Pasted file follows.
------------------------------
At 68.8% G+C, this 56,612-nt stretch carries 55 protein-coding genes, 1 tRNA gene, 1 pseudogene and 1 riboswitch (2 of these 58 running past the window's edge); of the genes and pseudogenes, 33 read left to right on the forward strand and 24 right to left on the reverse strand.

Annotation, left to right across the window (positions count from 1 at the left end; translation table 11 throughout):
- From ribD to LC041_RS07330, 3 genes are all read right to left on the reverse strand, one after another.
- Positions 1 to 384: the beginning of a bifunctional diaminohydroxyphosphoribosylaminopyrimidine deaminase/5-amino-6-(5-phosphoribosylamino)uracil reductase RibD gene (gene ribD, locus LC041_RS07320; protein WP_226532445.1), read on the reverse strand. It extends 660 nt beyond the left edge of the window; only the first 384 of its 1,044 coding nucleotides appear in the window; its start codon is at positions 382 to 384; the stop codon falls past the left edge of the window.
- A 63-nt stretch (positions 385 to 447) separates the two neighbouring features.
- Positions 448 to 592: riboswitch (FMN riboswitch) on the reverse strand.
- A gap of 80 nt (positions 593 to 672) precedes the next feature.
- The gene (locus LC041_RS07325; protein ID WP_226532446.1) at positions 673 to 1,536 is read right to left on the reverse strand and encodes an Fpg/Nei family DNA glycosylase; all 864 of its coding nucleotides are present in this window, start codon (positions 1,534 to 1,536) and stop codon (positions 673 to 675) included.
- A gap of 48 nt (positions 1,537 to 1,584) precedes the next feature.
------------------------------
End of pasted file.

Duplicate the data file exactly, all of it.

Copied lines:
At 68.8% G+C, this 56,612-nt stretch carries 55 protein-coding genes, 1 tRNA gene, 1 pseudogene and 1 riboswitch (2 of these 58 running past the window's edge); of the genes and pseudogenes, 33 read left to right on the forward strand and 24 right to left on the reverse strand.

Annotation, left to right across the window (positions count from 1 at the left end; translation table 11 throughout):
- From ribD to LC041_RS07330, 3 genes are all read right to left on the reverse strand, one after another.
- Positions 1 to 384: the beginning of a bifunctional diaminohydroxyphosphoribosylaminopyrimidine deaminase/5-amino-6-(5-phosphoribosylamino)uracil reductase RibD gene (gene ribD, locus LC041_RS07320; protein WP_226532445.1), read on the reverse strand. It extends 660 nt beyond the left edge of the window; only the first 384 of its 1,044 coding nucleotides appear in the window; its start codon is at positions 382 to 384; the stop codon falls past the left edge of the window.
- A 63-nt stretch (positions 385 to 447) separates the two neighbouring features.
- Positions 448 to 592: riboswitch (FMN riboswitch) on the reverse strand.
- A gap of 80 nt (positions 593 to 672) precedes the next feature.
- The gene (locus LC041_RS07325; protein ID WP_226532446.1) at positions 673 to 1,536 is read right to left on the reverse strand and encodes an Fpg/Nei family DNA glycosylase; all 864 of its coding nucleotides are present in this window, start codon (positions 1,534 to 1,536) and stop codon (positions 673 to 675) included.
- A gap of 48 nt (positions 1,537 to 1,584) precedes the next feature.